+
upworthy
Democracy

Fox News uses the word ‘hate’ far more often than MSNBC or CNN

Fox's talk of hate undermines democratic values like tolerance and reduces Americans' trust of their fellow citizens.

media, Fox News, MSNBC
YouTube/Fox News/The Conversation

Sean Hannity on Fox.

This article originally appeared on 09.30.20



`Fox News is up to five times more likely to use the word "hate" in its programming than its main competitors, according to our new study of how cable news channels use language.

Fox particularly uses the term when explaining opposition to Donald Trump. His opponents are said to "hate" Trump, his values and his followers.

Our research, which ran from Jan. 1 to May 8, 2020, initially explored news of Trump's impeachment. Then came the coronavirus. As we sifted through hundreds of cable news transcripts over five months, we noticed consistent differences between the vocabulary used on Fox News and that of MSNBC.

While their news agendas were largely similar, the words they used to describe these newsworthy events diverged greatly.


Fox and hate.

For our study, we analyzed 1,088 program transcripts from the two ideologically branded channels – right-wing Fox and left-wing MSNBC – between 6 p.m. and 10:59 p.m.

Because polarized media diets contribute to partisan conflict, our quantitative analysis identified terms indicating antipathy or resentment, such as "dislike," "despise," "can't stand" and "hate."

We expected to find that both of the strongly ideological networks made use of such words, perhaps in different ways. Instead, we found that Fox used antipathy words five times more often than MSNBC. "Hate" really stood out: It appeared 647 times on Fox, compared to 118 on MSNBC.

Fox usually pairs certain words alongside "hate." The most notable was "they" – as in, "they hate." Fox used this phrase 101 times between January and May. MSNBC used it just five times.

To put these findings in historic context, we then used the GDELT Television database to search for occurrences of the phrase "they hate" on both networks going back to 2009. We included CNN for an additional comparison.

We found Fox's usage of "they hate" has increased over time, with a clear spike around the polarizing 2016 Trump-Clinton election. But Fox's use of "hate" really took off when Trump's presidency began. Beginning in January 2017, the mean usage of "they hate" on the network doubled.

Fox says 'they hate' way more than CNN or MSNBC.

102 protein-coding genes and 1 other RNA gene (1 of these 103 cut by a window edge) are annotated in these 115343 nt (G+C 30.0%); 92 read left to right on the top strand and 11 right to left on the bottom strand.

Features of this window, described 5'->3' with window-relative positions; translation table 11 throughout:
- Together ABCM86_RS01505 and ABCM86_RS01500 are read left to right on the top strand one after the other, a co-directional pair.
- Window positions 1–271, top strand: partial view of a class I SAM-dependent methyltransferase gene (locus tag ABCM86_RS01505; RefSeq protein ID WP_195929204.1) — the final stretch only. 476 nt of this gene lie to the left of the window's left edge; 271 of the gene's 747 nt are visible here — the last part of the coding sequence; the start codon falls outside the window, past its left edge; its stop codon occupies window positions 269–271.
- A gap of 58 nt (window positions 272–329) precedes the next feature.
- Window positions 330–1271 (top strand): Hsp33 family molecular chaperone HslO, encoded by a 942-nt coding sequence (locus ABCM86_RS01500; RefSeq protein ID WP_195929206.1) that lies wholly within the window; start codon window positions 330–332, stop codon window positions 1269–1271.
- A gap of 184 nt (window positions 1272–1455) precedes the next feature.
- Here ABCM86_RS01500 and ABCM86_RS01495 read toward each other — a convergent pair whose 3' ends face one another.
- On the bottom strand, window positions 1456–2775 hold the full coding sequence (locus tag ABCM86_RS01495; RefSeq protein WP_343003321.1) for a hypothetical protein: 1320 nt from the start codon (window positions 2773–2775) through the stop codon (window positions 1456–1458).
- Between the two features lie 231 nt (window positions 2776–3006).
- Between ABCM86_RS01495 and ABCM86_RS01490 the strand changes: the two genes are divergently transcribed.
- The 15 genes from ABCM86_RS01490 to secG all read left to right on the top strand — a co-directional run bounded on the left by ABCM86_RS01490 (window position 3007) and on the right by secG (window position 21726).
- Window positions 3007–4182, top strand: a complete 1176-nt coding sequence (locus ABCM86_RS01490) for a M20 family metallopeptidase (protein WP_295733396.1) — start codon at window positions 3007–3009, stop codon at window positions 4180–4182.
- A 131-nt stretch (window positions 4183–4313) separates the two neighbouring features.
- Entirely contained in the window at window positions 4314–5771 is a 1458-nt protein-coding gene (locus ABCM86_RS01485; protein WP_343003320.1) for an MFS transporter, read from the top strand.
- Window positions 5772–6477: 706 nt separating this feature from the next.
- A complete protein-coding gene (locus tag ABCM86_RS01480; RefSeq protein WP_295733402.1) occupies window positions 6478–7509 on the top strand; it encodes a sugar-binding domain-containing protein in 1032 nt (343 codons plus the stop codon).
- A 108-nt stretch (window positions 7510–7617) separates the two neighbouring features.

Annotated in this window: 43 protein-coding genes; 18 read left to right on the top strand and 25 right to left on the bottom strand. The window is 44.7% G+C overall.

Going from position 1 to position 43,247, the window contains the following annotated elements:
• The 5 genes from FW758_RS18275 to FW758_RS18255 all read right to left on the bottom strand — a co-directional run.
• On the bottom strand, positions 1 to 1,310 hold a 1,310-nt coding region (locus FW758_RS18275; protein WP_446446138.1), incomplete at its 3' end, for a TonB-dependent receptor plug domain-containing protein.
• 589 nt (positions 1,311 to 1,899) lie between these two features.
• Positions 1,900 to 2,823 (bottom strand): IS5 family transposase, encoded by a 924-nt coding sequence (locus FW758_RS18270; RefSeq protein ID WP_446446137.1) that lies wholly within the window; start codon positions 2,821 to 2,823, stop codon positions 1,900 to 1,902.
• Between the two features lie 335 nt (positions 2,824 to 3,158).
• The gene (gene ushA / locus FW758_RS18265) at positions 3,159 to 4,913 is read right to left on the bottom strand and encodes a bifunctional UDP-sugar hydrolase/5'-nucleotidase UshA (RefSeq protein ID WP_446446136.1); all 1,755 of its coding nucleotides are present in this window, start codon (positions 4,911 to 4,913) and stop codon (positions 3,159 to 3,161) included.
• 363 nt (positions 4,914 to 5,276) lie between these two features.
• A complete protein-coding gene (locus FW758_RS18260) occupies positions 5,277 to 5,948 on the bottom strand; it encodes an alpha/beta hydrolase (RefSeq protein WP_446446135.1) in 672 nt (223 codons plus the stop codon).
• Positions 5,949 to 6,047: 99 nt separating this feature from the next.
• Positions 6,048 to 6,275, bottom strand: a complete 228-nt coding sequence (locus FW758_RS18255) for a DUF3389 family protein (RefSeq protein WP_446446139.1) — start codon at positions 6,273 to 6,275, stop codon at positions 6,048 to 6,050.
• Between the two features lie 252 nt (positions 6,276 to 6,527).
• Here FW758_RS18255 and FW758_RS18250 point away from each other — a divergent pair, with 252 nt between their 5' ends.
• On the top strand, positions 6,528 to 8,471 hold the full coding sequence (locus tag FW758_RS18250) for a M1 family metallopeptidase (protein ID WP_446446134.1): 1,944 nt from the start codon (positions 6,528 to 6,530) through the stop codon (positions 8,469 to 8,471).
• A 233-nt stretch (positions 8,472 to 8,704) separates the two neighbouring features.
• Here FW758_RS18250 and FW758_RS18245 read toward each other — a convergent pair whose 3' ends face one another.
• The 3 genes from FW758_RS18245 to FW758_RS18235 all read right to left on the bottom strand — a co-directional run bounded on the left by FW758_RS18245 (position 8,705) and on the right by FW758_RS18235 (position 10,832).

Since 2011 all three major cable news channels used the phrase "they hate" in their evening newscasts (between 6 and 11 p.m.). But starting with the 2016 Clinton-Trump race, FOX News has done so far more often than CNN and MSNBC.

CNN, Donald Trump, culture

A graph representing the segments mentioning “they hate."

The Conversation, CC-BY-ND Source: Te

'Us' versus ‘them’.

So who is doing all this hating – and why – according to Fox News?

Mainly, it's Democrats, liberals, political elites and the media. Though these groups do not actually have the same interests, ideology or job description, our analysis finds Fox lumps them together as the "they" in "they hate.”

When Fox News anchors say "they hate..."

Quantitative analysis shows Fox News' used the phrase "they hate" frequently on its evening programing between January and May 2020, most commonly referring to Democrats (29% of the time) or to a non-specific group like "political elites" (24% of the time). Many of these terms were used interchangeably, as if they were one group unified in their hatred.

news anchors, Sean Hannity, Tucker Carlson

Who are “they”?

Table: The Conversation CC-BY-ND Source: C. Knüpfer & R. Entman

As for the object of all this hatred, Sean Hannity, Tucker Carlson and other Fox hosts most often name Trump. Anchors also identify their audience – "you," "Christians" and "us" – as the target of animosity. Only 13 instances of "they hate" also cited a reason. Examples included "they can't accept the fact that he won" or "because we voted for [Trump].”

Who's being hated, according to Fox News.

President Trump, politics, public policies, political discourse

Whom or what do “they hate”?

Table: The Conversation CC-BY-ND Source: C. Knüpfer & R. Entman

Thirty-six percent of times that Fox News anchors said "they hate" between January and May 2020, Trump was the alleged target of that hatred. A smattering of other targets were also named ("you," "me," "Christians," etc.). Rarely did Fox anchors offer a reason for this animosity.